21 July 2009

da bell jar

Ever since I got back from New York, while unemployed, I've kept up a pretty strict regimen of reading and writing. I've tried to alternate between reading new books and re-reading old books that I read when I was a lot younger. The last one I finished was The Bell Jar.
The copy I read was the copy I first read from when I was 12. What made this so good are all the great notes and markings I made. Such as underlining a passage and writing "WOWEE!" because I was fucking 12. Or underlining a passage about categorizing people not based on gender, age, social status, etc, but rather on whether or not they were virgins, and writing "Thank god," because I specifically remember being comforted by the fact that I was not the only one who thought this. It was pretty cute getting little glimpses into my 12 year old self. What was also weird was how when I first read it, I hadn't had my epic mental collapse yet, but I think I still felt a connection with some of the things she said, like there was a part of me deep down that sensed what was going to happen eventually.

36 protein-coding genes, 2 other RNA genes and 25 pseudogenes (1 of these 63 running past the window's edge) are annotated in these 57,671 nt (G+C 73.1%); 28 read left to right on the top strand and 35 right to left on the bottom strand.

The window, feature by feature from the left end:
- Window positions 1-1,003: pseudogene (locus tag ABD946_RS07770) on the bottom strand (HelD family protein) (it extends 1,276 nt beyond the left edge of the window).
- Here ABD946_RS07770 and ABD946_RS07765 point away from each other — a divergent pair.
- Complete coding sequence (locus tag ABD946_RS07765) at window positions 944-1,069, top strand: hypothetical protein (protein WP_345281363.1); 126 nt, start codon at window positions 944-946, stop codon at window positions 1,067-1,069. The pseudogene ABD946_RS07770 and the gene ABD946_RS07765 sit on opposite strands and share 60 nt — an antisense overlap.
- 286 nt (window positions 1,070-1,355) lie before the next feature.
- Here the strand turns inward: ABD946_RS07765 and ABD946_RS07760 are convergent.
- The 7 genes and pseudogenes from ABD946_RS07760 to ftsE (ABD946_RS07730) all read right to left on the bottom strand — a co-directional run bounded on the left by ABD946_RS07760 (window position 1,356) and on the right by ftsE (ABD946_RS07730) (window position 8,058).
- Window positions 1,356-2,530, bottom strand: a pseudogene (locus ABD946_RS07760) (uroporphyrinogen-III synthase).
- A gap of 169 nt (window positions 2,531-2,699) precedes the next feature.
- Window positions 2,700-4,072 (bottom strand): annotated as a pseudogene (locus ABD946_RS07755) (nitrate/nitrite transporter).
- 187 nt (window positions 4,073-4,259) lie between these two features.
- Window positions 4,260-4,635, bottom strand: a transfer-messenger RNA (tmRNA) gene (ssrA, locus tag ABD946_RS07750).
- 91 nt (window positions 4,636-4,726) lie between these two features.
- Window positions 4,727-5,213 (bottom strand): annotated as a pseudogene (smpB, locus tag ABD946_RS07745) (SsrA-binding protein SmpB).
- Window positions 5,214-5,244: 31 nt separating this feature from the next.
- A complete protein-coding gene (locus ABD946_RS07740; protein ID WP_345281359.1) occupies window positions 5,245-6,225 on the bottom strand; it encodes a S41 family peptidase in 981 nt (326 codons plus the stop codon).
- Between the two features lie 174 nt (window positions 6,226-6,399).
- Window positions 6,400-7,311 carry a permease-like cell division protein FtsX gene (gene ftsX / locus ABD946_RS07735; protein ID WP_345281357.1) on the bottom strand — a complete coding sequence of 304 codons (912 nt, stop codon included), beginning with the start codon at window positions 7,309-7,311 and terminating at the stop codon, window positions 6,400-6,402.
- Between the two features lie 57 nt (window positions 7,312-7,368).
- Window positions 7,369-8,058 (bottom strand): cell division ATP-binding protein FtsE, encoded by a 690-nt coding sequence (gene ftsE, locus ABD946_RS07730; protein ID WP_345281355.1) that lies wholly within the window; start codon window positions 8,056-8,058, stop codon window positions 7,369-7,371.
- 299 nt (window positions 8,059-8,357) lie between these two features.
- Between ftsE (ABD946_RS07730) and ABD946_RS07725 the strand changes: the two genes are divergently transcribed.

And then there's this passage, from Chapter 20:
"To the person in the bell jar, blank and stopped as a dead baby, the world itself is the bad dream."
And then a few pages later:
"I wasn't sure at all. How did I know that someday -- at college, in Europe, somewhere, anywhere -- the bell jar, with its stifling distortions, wouldn't descend again?"
Re-reading The Bell Jar was scary and emotional. I knew that the book was good. But now that I've been through what Plath/Esther Greenwood went through, it's absolutely terrifying how completely spot ON Plath was about what happens. It doesn't matter that it was the 60s and I was in the 00s or that she was 19 and I was 17, it's the exact same thing. And when she gets (successful) electroshock therapy in the mental hospital and suddenly feels the bell jar lifted, and is amazed at how much clearer the world is . . . it is identical to the way I felt, also in the mental hospital, when my antidepressents kicked in for the first time and I could just breathe. I could stop crying and breathe and think.
So if you ever wonder what it's like to go nuts, get better, and still live in fear of going nuts again, read The Bell Jar.

10 July 2009

plane adventures

July 2nd - Early morning flight going from Savannah to Dallas . . .

Was seated next to lone traveling boy, who at first glance, I placed around the age of 13, given his short height, cracky voice, lack of Adam's apple, and hairless legs. He struck up conversation with me almost immediately, which I tried my best to wiggle out of, though I admit I probably could have done more had I not expected whatever he was going to say would turn out to be gold (though I still think I underestimated it).